ITHACA, N.Y. – The Cornell University men's lacrosse program concluded a fantastic alumni weekend with its annual awards banquet, held Sunday morning at the Statler Hotel on the Cornell campus. Friends and family gathered to meet the 2017 Big Red squad while saying goodbye to the Class of 2016.
At the banquet, Matt Kerwick, the Richard M. Moran Head Coach of Lacrosse, announced the award winners for the 2016 season, including Brennan Donville as team MVP, while John Edmonds and Tony Britton were named offensive and defensive MVP, respectively.
A second-team All-Ivy selection in his first season as a full-time starter, Brennan Donville took home the Dr. Ray Van Orman Memorial Award as the team's most valuable player. He ended the year ranked third in the Ivy League in goals-against average (10.22) and was fourth overall in both save percentage (.511) and saves per game (10.38). He was named the Ivy League Player of the Week and the NCAA Defensive Player of the Week after helping the Big Red upset No. 17 Virginia with a career-high 16 saves on March 12. He posted double-digit saves six times on the year and allowed fewer than 10 goals on seven occasions. Donville finished his career with a 10-7 record.
Tony Britton earned the Lawrence Van Buren Woodworth Memorial Award, given annually to the player who most exemplifies competitive spirit and fair play, as the team's outstanding defensive player. Britton was a cornerstone of a Big Red defense that held more than half of its opponents last season (7) to single-digit goals. The unit held its Ivy League foes to nearly 10 fewer shots per game than their season average (36.3 spg), and also helped Cornell to the third best goals-against average in conference (10.2). He picked up 34 ground balls on the season and caused 21 turnovers, good for ninth overall in Cornell history.
The Joe Phillip Memorial Award, which is given annually to the offensive MVP as the person who contributed to the overall team effort, in grateful memory of Phillip, whose humor, inspiration and service to Cornell lacrosse will never be forgotten, was awarded to John Edmonds. A second-team All-Ivy selection, Edmonds was Cornell's most dangerous offensive threat with a team-high 26 points on 14 goals and 12 assists. He registered at least one point in 10-of-13 games and posted multiple points in seven contests. A player with great poise and vision, two of his most important points on the season came in the Colgate and Lehigh contests when he assisted on both buzzer-beating game-winners. With his assist vs. Brown on April 23, he became the 41st player in Big Red men's lacrosse history to reach the 100-point plateau in a career.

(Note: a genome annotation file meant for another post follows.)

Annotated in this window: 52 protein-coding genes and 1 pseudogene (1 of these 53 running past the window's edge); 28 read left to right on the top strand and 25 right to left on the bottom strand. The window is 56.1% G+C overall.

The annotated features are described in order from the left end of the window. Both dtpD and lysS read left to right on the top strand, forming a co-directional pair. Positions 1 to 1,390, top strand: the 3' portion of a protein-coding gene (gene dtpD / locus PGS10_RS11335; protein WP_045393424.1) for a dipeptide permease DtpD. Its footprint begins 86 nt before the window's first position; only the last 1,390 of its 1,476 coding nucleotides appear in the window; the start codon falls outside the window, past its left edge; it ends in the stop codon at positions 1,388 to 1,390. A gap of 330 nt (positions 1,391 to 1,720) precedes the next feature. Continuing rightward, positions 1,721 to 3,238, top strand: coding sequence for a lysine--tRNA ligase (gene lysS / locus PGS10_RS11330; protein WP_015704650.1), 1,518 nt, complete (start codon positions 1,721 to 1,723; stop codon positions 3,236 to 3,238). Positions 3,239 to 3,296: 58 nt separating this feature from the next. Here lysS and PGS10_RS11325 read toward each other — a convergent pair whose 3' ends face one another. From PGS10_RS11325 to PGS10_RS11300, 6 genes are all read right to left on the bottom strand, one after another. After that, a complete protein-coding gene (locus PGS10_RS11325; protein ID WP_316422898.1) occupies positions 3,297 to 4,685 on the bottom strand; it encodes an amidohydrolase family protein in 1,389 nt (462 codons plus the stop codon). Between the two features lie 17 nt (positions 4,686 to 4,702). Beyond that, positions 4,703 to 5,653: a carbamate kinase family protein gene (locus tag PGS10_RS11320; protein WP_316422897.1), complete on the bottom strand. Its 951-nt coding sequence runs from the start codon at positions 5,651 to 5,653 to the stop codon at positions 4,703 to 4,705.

Edmonds also took home the Al "Junior" Kelz - Mike Herriott Award, given to the team's outstanding senior player. The award was established by the late R.L. Cullen in memory of Junior Kelz and Mike Herriott, who were tragically killed while on a lacrosse scouting trip in 1965.
Clarke Petterson, a talented two-way midfielder that rarely came off the field in 2016, was given the Cornell Lacrosse Club Most Improved Player Award, which in recent years has been given to the rookie player that has had the greatest impact on the team.
Marshall Peters, an anchor of the Big Red defensive unit that picked up 29 ground balls on the season, took home the Charlie Hustle Award, given in memory of Charles W. Cayten to the player who has displayed outstanding hustle on the practice and game fields, a leader in the pursuit of ground balls in relation to playing time.
The C.F. Morse Lacrosse Scholar-Athlete of the Year award, given annually to the player who combines the physical attributes of a Spartan and the scholar achievements of an Athenian, was awarded to USILA Scholar All-American Matt Schattner for the second year in a row.
The LaFrance award, given to the senior who combines mental and physical toughness, along with humor and bravery, despite injury, was awarded to Bradlee Lord and Emmy Poccia
A new award established following the 2013 season, the Practice Player of the Year award was given to Matt Pinto.
Sean Doyle earned the J.E.B. Sportsmanship Award for combining the qualities of lacrosse ability, leadership, fairness, courteous relations and graceful acceptance of results on and off the playing field.
Julie Greco, who has worked with the team for over a decade as Cornell's Deputy Director of Athletic Communications, was named the recipient of the Dave Friedleb Memorial Award, given by the Cornell lacrosse community to the person or persons whose enthusiasm, assistance, interest and compassion for the Cornell lacrosse team are greatly appreciated.
One of the youngest teams in the nation during the 2016 campaign, the Big Red finished with a 6-7 record (1-5 Ivy), with four of its seven losses coming to nationally ranked opponents. Cornell managed two upsets on the season, defeating No. 17 Virginia, and taking down No. 11 Syracuse in overtime for Cornell's first win over the Orange since 2012. Of the 39 players that saw action during the 2016 season, more than one-third (15) were freshmen, including seven that started at least one game. The freshmen class proved to be the second highest scoring rookie class in program history with 82 points coming from seven players. Following the season, Cornell had five players named All-Ivy.